dual GHz is not really 2 GHZ?

Discussion in 'Hardware Rumors' started by nerveosu, Jan 18, 2002.

  1. nerveosu macrumors member

    Joined:
    Sep 17, 2001
    #1
    Just asking....

    I was under the impression the dual G4s are not really twice as fast as a single cpu. Maybe 1.5x but not 2x.

    I guess it depends what you are doing and with what software... i do know it does help a lot in 3d rendering

    -bill


    Am i wrong?
     
  2. Falleron macrumors 68000

    Falleron

    Joined:
    Nov 22, 2001
    Location:
    UK
    #2
    Its not. However, apple might use a naming scheme like AMD has.
     
  3. colocolo macrumors 6502

    Joined:
    Jan 17, 2002
    Location:
    Santiago, Chile
    #3
    It's not twice as fast. It depends in eah program in the number of threads that run simultaneously and in the data dependency between them.

    As an example (not the best one, i know), if you have two stoves, you can cook the potatoes and the chicken at the same time, but it won't help you get only the chicken ready any faster.
     
  4. Ensign Paris macrumors 68000

    Ensign Paris

    Joined:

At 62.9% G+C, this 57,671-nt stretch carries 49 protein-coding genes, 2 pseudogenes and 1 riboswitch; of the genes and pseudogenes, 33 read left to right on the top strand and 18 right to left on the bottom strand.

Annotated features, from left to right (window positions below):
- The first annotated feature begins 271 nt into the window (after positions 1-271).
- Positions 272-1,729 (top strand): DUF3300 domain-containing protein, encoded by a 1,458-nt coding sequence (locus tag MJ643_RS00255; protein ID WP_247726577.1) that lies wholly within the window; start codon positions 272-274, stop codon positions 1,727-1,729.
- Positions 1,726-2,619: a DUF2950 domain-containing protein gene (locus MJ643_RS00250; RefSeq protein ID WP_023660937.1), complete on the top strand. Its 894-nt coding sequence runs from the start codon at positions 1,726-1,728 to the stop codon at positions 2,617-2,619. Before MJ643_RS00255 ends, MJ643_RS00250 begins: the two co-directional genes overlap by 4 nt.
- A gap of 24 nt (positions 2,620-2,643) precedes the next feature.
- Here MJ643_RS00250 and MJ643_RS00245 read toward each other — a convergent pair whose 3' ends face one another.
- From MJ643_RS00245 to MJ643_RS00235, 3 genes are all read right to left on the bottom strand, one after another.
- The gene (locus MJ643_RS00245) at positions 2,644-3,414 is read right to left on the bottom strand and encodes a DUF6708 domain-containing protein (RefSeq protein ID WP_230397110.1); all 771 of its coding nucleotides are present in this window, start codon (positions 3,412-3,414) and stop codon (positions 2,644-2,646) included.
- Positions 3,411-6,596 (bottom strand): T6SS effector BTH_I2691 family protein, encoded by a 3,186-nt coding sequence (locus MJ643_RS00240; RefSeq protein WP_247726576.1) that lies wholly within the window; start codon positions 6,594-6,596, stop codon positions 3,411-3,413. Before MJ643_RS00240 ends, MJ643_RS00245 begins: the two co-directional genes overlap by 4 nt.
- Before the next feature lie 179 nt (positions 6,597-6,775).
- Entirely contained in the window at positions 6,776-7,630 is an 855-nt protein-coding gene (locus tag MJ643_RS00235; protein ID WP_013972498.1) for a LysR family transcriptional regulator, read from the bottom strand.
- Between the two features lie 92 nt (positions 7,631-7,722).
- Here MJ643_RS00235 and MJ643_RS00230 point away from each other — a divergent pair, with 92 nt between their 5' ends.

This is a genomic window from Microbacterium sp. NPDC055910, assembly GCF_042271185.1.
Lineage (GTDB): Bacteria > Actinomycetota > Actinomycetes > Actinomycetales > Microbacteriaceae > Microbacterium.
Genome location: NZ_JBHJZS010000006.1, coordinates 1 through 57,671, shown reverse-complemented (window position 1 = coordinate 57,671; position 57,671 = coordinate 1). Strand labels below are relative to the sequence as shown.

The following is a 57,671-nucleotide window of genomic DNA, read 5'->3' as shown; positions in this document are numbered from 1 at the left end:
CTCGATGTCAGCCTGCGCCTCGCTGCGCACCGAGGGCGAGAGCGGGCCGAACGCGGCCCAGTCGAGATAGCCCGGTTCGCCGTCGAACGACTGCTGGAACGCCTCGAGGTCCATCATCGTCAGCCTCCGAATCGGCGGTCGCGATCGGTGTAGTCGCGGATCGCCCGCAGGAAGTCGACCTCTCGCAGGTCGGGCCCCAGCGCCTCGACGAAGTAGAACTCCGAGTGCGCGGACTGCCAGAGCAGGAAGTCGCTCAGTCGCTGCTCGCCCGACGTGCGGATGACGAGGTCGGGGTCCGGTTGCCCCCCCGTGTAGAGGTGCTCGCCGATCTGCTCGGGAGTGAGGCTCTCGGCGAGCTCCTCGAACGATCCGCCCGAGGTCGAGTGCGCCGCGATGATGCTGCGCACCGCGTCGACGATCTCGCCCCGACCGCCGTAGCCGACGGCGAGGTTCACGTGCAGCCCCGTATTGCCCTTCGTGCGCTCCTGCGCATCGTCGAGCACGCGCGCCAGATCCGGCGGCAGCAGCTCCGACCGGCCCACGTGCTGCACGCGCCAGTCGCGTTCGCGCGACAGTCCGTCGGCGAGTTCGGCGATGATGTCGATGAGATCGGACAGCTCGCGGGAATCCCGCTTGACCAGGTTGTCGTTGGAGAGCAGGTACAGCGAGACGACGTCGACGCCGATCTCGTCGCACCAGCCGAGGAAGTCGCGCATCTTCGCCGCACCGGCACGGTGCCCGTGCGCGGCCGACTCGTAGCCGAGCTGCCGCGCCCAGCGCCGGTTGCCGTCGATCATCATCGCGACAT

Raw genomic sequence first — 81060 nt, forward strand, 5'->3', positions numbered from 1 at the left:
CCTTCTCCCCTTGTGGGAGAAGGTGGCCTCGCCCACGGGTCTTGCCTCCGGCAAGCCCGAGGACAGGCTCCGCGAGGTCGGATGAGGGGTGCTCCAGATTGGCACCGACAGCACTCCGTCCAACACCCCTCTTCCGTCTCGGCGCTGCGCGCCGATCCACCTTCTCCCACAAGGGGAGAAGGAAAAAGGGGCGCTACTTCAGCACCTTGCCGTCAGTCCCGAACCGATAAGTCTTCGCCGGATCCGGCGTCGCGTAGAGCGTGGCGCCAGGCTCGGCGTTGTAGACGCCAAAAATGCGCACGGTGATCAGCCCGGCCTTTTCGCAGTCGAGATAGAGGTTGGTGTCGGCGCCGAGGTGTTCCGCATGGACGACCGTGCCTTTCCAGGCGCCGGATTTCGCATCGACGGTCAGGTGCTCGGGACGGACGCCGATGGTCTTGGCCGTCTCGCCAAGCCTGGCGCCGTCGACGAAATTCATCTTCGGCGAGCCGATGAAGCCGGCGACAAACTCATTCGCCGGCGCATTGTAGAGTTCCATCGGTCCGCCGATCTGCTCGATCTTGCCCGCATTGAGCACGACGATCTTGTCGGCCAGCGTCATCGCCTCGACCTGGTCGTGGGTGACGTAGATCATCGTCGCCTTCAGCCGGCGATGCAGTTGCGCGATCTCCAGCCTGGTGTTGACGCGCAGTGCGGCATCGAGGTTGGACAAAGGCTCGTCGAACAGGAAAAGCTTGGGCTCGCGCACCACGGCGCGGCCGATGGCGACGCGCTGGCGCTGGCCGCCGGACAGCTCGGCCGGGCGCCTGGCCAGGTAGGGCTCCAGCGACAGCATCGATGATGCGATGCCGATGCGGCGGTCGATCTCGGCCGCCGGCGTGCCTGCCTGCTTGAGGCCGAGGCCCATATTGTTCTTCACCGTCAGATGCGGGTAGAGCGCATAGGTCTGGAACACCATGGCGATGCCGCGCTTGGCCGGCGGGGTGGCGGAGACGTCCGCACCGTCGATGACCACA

Nov 4, 2001
    Location:
    Europe
    #4
    AMD

    I hope apple used AMD style names, it would get them more cred!

    Guy
     
  5. sparkleytone macrumors 68020

    sparkleytone

    Joined:
    Oct 28, 2001
    Location:
    Greensboro, NC
    #5
    based upon my understanding, as long as you are in OS X it CAN be twice as fast. this is not really the important point tho. i need bus speed.
     
  6. colocolo macrumors 6502

    Joined:
    Jan 17, 2002
    Location:
    Santiago, Chile
    #6
    The big advantage of OS X is that it distributes processor loads very well. This means, you will never get a processor running at 100% of its capacity while the other is idle, at least when running multiple applications or when running a single application with multiple threads.

    If you run a single process with a single thread, you will get the same performance from a single or a 32-processor system, regardless of the OS. This is because in that case, the CPU needs to receive the result of the execution of the last line of code before attempting the next one, so there's pretty much nothing you can do in that case.
     
  7. networkman macrumors regular

    Joined:
    Jan 1, 2002
    Location:
    california, usa
    #7
    so a dual 1 ghz is not as fast as a 2 ghz in every single scenario, but one thing is for sure...